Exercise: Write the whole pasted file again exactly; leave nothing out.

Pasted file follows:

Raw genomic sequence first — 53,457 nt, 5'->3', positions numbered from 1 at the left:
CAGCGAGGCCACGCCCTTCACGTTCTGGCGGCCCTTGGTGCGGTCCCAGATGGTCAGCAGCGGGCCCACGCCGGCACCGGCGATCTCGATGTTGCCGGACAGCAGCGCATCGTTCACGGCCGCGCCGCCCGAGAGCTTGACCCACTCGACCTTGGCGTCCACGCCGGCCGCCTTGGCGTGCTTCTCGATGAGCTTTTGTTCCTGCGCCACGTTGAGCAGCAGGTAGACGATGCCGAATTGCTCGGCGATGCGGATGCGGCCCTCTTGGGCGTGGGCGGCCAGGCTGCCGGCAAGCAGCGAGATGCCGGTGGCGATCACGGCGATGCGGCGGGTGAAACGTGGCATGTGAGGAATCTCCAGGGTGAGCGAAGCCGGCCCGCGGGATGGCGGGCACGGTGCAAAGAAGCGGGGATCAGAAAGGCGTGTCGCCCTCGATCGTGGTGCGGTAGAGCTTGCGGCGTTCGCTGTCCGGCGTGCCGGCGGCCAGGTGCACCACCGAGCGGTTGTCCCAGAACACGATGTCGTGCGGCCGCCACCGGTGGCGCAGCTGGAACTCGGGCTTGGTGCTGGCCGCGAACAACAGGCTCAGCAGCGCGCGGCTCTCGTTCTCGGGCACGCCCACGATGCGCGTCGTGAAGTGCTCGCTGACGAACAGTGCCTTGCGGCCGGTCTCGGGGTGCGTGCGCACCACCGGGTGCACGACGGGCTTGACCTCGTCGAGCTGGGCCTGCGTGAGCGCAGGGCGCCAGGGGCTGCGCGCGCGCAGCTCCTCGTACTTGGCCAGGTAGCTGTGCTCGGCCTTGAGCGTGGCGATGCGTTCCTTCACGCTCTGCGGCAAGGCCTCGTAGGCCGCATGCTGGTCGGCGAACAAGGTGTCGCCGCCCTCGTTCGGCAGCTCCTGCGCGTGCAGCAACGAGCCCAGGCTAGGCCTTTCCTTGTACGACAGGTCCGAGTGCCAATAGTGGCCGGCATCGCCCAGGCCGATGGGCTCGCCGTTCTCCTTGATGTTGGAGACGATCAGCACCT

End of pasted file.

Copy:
Raw genomic sequence first — 53,457 nt, 5'->3', positions numbered from 1 at the left:
CAGCGAGGCCACGCCCTTCACGTTCTGGCGGCCCTTGGTGCGGTCCCAGATGGTCAGCAGCGGGCCCACGCCGGCACCGGCGATCTCGATGTTGCCGGACAGCAGCGCATCGTTCACGGCCGCGCCGCCCGAGAGCTTGACCCACTCGACCTTGGCGTCCACGCCGGCCGCCTTGGCGTGCTTCTCGATGAGCTTTTGTTCCTGCGCCACGTTGAGCAGCAGGTAGACGATGCCGAATTGCTCGGCGATGCGGATGCGGCCCTCTTGGGCGTGGGCGGCCAGGCTGCCGGCAAGCAGCGAGATGCCGGTGGCGATCACGGCGATGCGGCGGGTGAAACGTGGCATGTGAGGAATCTCCAGGGTGAGCGAAGCCGGCCCGCGGGATGGCGGGCACGGTGCAAAGAAGCGGGGATCAGAAAGGCGTGTCGCCCTCGATCGTGGTGCGGTAGAGCTTGCGGCGTTCGCTGTCCGGCGTGCCGGCGGCCAGGTGCACCACCGAGCGGTTGTCCCAGAACACGATGTCGTGCGGCCGCCACCGGTGGCGCAGCTGGAACTCGGGCTTGGTGCTGGCCGCGAACAACAGGCTCAGCAGCGCGCGGCTCTCGTTCTCGGGCACGCCCACGATGCGCGTCGTGAAGTGCTCGCTGACGAACAGTGCCTTGCGGCCGGTCTCGGGGTGCGTGCGCACCACCGGGTGCACGACGGGCTTGACCTCGTCGAGCTGGGCCTGCGTGAGCGCAGGGCGCCAGGGGCTGCGCGCGCGCAGCTCCTCGTACTTGGCCAGGTAGCTGTGCTCGGCCTTGAGCGTGGCGATGCGTTCCTTCACGCTCTGCGGCAAGGCCTCGTAGGCCGCATGCTGGTCGGCGAACAAGGTGTCGCCGCCCTCGTTCGGCAGCTCCTGCGCGTGCAGCAACGAGCCCAGGCTAGGCCTTTCCTTGTACGACAGGTCCGAGTGCCAATAGTGGCCGGCATCGCCCAGGCCGATGGGCTCGCCGTTCTCCTTGATGTTGGAGACGATCAGCACCT